As market volatility rears its ugly head again, here's something to remember on those days when you see a bunch of red on your brokerage screen...
The emotion of losing money greatly overpowers the joy of making money.
We can log into our brokerage accounts and have a dozen stocks that are in the green, some even by double- or triple-digits. Yet, you see a few stocks in the red and that's where all the focus goes. We dwell on the losers, and frustration mounts. But here's something to keep in mind...
Losers are part of the investing game. How you deal with them is what can make or break your portfolio. But don't think you're going to bat a thousand.
Even the greatest investors in the industry suffer losses. For instance, one of the "Oracle of Omaha's" greatest losers was his purchase in 1965 of textile company named Berkshire Hathaway, which he estimated cost him around $200 billion.
You can learn a lot from your losses, arguably more than you can from your winners. However, when it comes to losers, most folks tend to make the same mistakes over and over again. They don't have the discipline to cut them from their portfolio. The human tendency is to wait until the stock gets back to even, so you don't have to sell for a loss. But red stocks don't always go green.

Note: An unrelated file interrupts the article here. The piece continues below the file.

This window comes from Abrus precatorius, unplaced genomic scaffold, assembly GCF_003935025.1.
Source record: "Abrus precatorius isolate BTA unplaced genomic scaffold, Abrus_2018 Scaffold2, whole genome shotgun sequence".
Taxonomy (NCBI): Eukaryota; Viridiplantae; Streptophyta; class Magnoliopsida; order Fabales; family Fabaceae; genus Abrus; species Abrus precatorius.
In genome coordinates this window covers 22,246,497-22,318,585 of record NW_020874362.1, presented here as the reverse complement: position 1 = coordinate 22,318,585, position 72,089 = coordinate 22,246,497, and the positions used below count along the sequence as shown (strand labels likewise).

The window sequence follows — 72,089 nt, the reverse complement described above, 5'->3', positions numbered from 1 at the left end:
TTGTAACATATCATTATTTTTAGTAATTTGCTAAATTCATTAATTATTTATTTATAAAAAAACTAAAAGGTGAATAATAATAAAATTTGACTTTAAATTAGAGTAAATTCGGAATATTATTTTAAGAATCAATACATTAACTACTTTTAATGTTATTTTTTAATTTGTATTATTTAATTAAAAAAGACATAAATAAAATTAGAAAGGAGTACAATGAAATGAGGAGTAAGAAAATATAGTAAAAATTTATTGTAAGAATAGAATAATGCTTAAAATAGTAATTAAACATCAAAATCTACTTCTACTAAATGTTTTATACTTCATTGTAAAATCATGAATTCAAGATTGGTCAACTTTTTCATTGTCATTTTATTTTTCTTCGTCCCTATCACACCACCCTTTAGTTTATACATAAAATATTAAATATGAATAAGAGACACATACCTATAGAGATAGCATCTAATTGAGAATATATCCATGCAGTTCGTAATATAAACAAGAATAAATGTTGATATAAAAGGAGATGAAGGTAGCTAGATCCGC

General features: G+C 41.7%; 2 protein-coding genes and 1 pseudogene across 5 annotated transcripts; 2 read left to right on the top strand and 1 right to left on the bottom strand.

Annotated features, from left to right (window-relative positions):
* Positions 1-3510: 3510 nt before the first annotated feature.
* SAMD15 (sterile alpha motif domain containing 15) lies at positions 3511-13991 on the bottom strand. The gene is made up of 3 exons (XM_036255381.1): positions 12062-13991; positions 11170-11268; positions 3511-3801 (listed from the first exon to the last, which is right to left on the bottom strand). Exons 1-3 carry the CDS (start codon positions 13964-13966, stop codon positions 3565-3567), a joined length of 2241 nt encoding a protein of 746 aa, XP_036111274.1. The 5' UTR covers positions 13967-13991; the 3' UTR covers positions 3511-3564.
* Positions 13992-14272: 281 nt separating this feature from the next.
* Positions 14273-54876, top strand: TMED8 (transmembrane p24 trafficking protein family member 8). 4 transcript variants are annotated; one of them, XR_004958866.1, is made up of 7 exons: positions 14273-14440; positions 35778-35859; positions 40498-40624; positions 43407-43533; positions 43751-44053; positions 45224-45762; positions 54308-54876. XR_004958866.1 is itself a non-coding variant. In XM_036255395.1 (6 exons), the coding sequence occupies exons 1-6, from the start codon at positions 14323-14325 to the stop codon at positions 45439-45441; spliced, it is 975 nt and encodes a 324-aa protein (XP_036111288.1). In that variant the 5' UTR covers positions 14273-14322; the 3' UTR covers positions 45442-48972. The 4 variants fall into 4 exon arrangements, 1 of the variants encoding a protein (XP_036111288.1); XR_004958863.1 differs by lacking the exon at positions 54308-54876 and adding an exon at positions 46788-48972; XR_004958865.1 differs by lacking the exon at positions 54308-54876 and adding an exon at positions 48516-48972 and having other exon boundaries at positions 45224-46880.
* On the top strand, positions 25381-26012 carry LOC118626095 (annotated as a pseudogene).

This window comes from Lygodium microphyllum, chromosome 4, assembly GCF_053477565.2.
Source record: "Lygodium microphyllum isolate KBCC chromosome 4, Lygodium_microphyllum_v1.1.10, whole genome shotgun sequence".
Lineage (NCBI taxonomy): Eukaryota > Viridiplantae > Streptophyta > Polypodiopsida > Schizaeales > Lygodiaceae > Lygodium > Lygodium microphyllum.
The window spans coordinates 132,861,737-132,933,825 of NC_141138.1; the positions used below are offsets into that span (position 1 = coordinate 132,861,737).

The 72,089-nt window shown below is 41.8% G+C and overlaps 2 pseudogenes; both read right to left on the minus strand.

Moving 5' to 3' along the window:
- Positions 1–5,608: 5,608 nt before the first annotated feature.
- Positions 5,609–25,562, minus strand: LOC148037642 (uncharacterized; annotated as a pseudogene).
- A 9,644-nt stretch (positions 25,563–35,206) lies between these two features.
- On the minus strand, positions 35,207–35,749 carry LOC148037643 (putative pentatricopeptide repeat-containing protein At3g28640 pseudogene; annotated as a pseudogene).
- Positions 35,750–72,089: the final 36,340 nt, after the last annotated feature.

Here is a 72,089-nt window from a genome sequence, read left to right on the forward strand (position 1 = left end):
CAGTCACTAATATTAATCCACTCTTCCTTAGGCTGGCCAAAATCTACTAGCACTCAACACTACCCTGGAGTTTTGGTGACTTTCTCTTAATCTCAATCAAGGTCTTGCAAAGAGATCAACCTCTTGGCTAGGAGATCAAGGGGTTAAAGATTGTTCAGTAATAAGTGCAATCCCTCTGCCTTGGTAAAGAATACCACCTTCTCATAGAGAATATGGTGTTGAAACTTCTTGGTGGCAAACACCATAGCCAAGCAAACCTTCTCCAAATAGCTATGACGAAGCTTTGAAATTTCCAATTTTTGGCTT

Those losses often swell into even bigger losses, and soon they become a giant black eye in the portfolio. Surely it can't go any lower from here, you tell yourself. And once it does, you find another excuse to just ride it out.
Losses happen. The trick is to control them.
I've shown this table before, but it's worth showing again. Look at what it takes just to recover from a loss...
As you can see, if you suffer a 50% loss you need a 100% return just to get back to even. A 75% loser? Extremely difficult to recover from. We're not talking about making a profit – or celebrating the fact you booked a triple-digit winner -- we are just talking about getting your original investment back. That can be disheartening as triple-digit returns are not exactly a regular occurrence.
Action To Take
It's tough to know the best time to sell, regardless of whether you're looking at a profit or a loss. Nobody knows the exact top or bottom of a stock, or even necessarily the "right" time to sell a stock. But when reviewing the stocks that are trading at a loss in your portfolio – and wondering whether it's time to cut them loose or hold on tight – go back and review why you bought them in the first place.
Is your original buying premise still in place? What is the market seeing that you might be blind to? Keep an open mind and look at from both sides of the equation. Look at the pros and cons of the company and its prospects.
The bottom line is that you must be willing, and disciplined, to cut your losses. As I've said before, bailing on a loser doesn't mean you've failed. It means that you've succeeded... succeeded in avoiding even bigger losses.